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Amherst retiree sues police, city for malicious prosecution, false arrest following dismissal of bogus charge over non-existent crime

Thursday, August 24, 2023

All Don Margolis did was be kind to a boy who liked his MG sportscar. The next day, police arrested and charged him with a crime the Ohio Supreme Court had declared unconstitutional—even after the boy himself told them nothing improper had happened.

Amherst retiree sues police, city for malicious prosecution, false arrest following dismissal of bogus charge over non-existent crime
Donald Margolis

Cleveland, OH – Today, Donald Margolis, a married, retired smallbusinessman and United States Air Force veteran, sued [amended 10/31/23] the City of Amherst, Ohio officers Brian Griffin, Deven Small, [amended 10/31/23: Jeffry Zemenek, Kyle Ancog,] and Chief of Police Mark Cawthon among others, for federal civil-rights violations, malicious prosecution, false arrest, and civil liability for criminal acts, over Margolis's ordeal last fall.

Mr. Margolis was age 77 at the time of the incident. His [10/31/23 second amended] federal complaint, which can be read here, alleges the following.

In a kind and innocent gesture, Mr. Margolis lets a boy sit in his vintage MG sportscar.

On August 24, 2022, Mr. Margolis, now age 78 and who had no criminal record, was leaving the Dairy Mart located at 167 Cleveland Avenue in Amherst, Ohio when two 12-year-old boys approached him in the parking lot. The boys were intrigued by Mr. Margolis’s vintage 1970s MG sportscar. Mr. Margolis—in broad daylight and in public—permitted one of them to sit in the sportscar.

The boy did for about 30 seconds before getting out and walking away.

Amherst police investigate and learn directly from the boy that nothing improper happened.

A third party reported this interaction to Amherst police, who investigated it. That evening, a Amherst police officer interviewed the boy who sat in the car, and his mother. This interview was videorecorded, and the boy provided Amherst police with a written statement recounting his entirely innocent interaction with Mr. Margolis. The boy said nothing improper took place.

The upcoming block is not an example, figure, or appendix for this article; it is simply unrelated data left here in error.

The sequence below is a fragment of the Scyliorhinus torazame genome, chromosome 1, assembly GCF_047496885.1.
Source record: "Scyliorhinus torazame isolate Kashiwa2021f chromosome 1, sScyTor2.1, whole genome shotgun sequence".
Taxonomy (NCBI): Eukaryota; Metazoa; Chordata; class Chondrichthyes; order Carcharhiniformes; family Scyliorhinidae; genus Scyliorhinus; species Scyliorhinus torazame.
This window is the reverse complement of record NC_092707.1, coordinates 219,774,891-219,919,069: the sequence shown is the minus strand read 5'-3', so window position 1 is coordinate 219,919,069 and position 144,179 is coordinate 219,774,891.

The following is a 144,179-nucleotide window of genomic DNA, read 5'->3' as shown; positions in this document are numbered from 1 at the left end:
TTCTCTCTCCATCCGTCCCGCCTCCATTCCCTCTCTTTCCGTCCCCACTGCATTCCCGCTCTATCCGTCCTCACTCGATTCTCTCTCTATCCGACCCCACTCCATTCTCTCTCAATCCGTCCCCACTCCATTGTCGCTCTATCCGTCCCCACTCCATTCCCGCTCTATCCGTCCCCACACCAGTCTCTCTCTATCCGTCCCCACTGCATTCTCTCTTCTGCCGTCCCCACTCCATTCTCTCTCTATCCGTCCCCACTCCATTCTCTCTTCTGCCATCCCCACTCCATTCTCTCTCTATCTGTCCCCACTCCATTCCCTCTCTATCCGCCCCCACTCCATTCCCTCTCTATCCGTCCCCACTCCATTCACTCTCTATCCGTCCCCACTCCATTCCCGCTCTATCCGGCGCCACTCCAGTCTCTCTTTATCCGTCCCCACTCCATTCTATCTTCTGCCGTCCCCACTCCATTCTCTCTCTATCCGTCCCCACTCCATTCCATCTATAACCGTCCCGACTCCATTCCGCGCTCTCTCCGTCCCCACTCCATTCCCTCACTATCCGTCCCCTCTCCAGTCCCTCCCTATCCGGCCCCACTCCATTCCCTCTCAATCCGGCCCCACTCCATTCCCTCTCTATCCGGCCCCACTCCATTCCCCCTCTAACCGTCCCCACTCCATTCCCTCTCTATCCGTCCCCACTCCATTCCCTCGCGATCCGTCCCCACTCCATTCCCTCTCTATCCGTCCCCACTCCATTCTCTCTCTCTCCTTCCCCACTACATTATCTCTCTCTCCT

Despite knowing nothing improper happened, police wrongfully arrest, search, charge, and jail Mr. Margolis—for a non-existent crime the Supreme Court of Ohio had declared unconstitutional eight years earlier.

The next day, August 25, Amherst police Sergeant Brian Griffin called Mr. Margolis and asked him to come to the station to discuss the previous day's events.

Once Mr. Margolis arrived at the station, Sergeant Griffin interrogated him.

Griffin and two uniformed Amherst officers arrested him. The other two officers brought him to the courthouse in a police car. The officers took Mr. Margolis’s belongings, including his wallet containing over $1,300 in cash. Mr. Margolis then spent several hours in Oberlin Municipal Court before he was arraigned without counsel, and was ordered to wear a GPS unit.

He was then taken to the Lorain County jail. Because it was after 5:00 pm, Mr. Margolis could not be issued a GPS unit that day and was jailed overnight.

The next day, August 26, Mr. Margolis was issued a GPS unit and then remained on house arrest until on or about October 16, 2022.

Police and the Amherst prosecutor charged Mr. Margolis with “child enticement,” purportedly under Ohio Revised Code § 2905.05. He was forced to retain defense counsel to prepare for a criminal trial.

On October 14, 2022—four days before his scheduled trial—Mr. Margolis’s counsel moved to dismiss the case based on the fact that the Supreme Court of Ohio had invalidated R.C. 2905.05 as unconstitutional in State v. Romage, 138 Ohio St.3d 390, 396, 7 N.E.3d 1156 (2014).

The court agreed, tossing the charge against Mr. Margolis and sealing the record. The court noted, "“Since it is not a law, there is no charge. Since there is no charge, there is no charge to be dismissed. Case closed.”

Mr. Margolis was finally released from house arrest.

Police lacked probable cause to arrest Mr. Margolis for anything, much less charge him with a non-existent crime.